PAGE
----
Not everyone watched John Merrow’s compelling news stories about education on the PBS News Hour prior to his recent retirement. According to Merrow’s 2017 book, Addicted to Reform, only 25 percent of American households have school-age children today. The other 75 percent are prone to ignore policy issues about education. Ironically, though, that 75 percent vote on school budgets and ultimately will depend on today’s young people when the latter become adult citizens economically supporting the retirement and health care benefits enjoyed by seniors.
For anyone unfamiliar with the current debates concerning American education, Merrow’s book is a fine place to start. His expertise is solid. He was a teacher himself, prior to a journalistic career covering the education beat. But brace yourself: reading about kindergarten through secondary public schooling is disturbing to anyone who cares about learning. Education in the United States, beginning with George W. Bush’s program No Child Left Behind, is a story of corporate influence being favored over control and guidance by educators and citizens. America is “addicted” to hiring corporate school reformers and services in an endless cycle, Merrow maintains.
No Child Left Behind whittled class time in favor of standardized testing, a pattern that has been hard to reverse. Overtesting children so alienated educators that cheating and deception to meet the standards has become common. Many parents also resent standardized testing and have decided not to have their children tested, leading to large numbers of idle students on test days. Standardized testing, though, has enriched the coffers of companies that make the tests, whose lobbyists press for the practice in the halls of power. American students are the most tested in the world, though they are near the bottom of rankings in academic excellence among major countries.
Other examples abound of educational practices that seem to benefit corporations more than children. The use of Ritalin to treat young folks diagnosed with attention deficit disorder (ADD) became common because the Department of Education fell under the influence of a supposed parents’ organization lobbying for help (CHADD); in fact, CHADD was a public relations ploy funded by manufacturers of stimulants such as Ritalin and Adderall. The impact? Merrow tells us that 1 out of 5 high school boys is diagnosed with ADD and 1 out of 10 is taking medication for it.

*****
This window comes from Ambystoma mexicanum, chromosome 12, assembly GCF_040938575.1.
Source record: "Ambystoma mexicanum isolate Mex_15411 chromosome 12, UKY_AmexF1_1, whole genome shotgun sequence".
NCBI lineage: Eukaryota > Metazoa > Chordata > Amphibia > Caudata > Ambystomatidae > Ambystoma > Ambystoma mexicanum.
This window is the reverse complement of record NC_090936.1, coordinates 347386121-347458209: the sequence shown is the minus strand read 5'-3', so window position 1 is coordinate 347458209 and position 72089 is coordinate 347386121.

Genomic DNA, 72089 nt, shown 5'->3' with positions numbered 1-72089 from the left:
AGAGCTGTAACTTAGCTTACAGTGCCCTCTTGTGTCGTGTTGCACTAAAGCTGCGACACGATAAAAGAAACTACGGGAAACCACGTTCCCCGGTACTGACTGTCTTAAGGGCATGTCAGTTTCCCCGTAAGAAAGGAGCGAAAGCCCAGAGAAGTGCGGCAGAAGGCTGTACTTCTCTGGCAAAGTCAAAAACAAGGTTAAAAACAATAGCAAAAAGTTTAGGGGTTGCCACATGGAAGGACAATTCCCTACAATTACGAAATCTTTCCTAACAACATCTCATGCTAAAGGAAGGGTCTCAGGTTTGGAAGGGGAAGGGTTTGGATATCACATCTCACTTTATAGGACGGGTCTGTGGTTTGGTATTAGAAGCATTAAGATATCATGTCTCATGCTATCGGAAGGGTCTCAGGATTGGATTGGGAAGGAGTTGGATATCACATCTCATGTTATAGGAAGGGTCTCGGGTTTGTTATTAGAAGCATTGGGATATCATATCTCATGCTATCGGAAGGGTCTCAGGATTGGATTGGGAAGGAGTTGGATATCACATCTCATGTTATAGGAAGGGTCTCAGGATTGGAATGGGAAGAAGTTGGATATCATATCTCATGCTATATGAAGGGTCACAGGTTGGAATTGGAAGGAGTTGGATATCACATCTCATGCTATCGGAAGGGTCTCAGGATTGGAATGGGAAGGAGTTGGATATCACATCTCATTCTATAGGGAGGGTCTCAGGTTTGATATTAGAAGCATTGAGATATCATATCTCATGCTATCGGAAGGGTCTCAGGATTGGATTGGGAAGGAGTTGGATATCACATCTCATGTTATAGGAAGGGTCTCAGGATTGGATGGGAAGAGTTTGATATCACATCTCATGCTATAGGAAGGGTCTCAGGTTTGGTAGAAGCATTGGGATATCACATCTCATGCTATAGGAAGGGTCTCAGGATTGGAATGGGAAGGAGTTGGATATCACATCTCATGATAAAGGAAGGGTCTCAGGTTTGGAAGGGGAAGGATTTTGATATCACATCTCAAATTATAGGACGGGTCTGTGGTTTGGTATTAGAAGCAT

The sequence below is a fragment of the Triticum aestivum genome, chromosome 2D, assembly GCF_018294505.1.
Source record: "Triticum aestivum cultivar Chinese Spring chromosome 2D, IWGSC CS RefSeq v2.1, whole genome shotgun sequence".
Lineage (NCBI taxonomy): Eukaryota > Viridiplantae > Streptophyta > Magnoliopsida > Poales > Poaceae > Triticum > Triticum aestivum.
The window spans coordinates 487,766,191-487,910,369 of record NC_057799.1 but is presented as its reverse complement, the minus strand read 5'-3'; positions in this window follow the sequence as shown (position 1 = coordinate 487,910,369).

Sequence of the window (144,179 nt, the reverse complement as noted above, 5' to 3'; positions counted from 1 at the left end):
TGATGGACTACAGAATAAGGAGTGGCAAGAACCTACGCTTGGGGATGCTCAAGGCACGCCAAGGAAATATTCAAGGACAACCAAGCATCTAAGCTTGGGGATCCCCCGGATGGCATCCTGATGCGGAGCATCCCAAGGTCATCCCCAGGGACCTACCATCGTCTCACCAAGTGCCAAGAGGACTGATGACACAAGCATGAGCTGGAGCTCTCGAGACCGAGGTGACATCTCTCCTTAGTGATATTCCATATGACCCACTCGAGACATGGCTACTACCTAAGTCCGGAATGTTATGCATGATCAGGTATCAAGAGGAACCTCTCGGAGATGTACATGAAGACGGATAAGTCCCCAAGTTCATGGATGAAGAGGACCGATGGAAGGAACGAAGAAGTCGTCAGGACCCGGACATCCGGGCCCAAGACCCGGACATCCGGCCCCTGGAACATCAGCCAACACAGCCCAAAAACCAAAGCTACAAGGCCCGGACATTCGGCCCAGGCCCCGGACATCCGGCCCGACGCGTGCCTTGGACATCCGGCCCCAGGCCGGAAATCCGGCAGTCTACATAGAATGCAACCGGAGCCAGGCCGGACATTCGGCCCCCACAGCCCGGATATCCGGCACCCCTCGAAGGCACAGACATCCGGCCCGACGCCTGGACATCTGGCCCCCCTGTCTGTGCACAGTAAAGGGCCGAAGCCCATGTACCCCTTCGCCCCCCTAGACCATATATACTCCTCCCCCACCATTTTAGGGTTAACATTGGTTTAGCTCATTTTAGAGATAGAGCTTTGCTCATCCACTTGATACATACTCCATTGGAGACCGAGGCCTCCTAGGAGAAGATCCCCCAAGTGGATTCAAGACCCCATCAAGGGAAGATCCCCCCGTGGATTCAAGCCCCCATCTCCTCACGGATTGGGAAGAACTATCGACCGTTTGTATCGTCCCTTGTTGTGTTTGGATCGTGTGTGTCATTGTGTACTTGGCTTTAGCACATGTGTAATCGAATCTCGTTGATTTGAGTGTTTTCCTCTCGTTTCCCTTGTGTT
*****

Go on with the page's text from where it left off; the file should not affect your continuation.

In the year since Addicted to Reform appeared, there has been a mass uprising by teachers from New York to West Virginia and beyond. Teachers have lost out both in pay and in their freedom to teach as they think best. The media dubbed the 2018 teacher uprising “Education Spring.”
Education Spring surely was not a surprise to Merrow. He is a strong supporter of teachers, feeling that their knowledge of how to educate has been ignored by school reformers. Merrow argues that the professionalization of teachers is desirable, including giving them higher salaries and more time to confer with each other on what works and doesn’t work in the classroom. He believes that professionalization, higher pay, and more selectivity by teacher-training programs would counter today’s high teacher turnover, which is detrimental to education, as teaching is a profession where accrual of experience is crucial. Universities have profited by providing a steady stream of new blood to replace the established teachers leaving the field; about 40 percent of teachers depart within the first five years of employment.
Merrow reminds us that we can all point to teachers we appreciate for the difference they made in our lives. (Shout out to my Mount Lebanon High School English teacher Judith Calgaro Weddell!) A caring educator is a crucial catalyst of students’ engagement and striving. Yet the process of teaching has been underemphasized in the drive to support for-profit charter schools and test manufacturers. This has made some capitalists financially successful but has failed to help children become educationally successful.
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By (author): John Merrow
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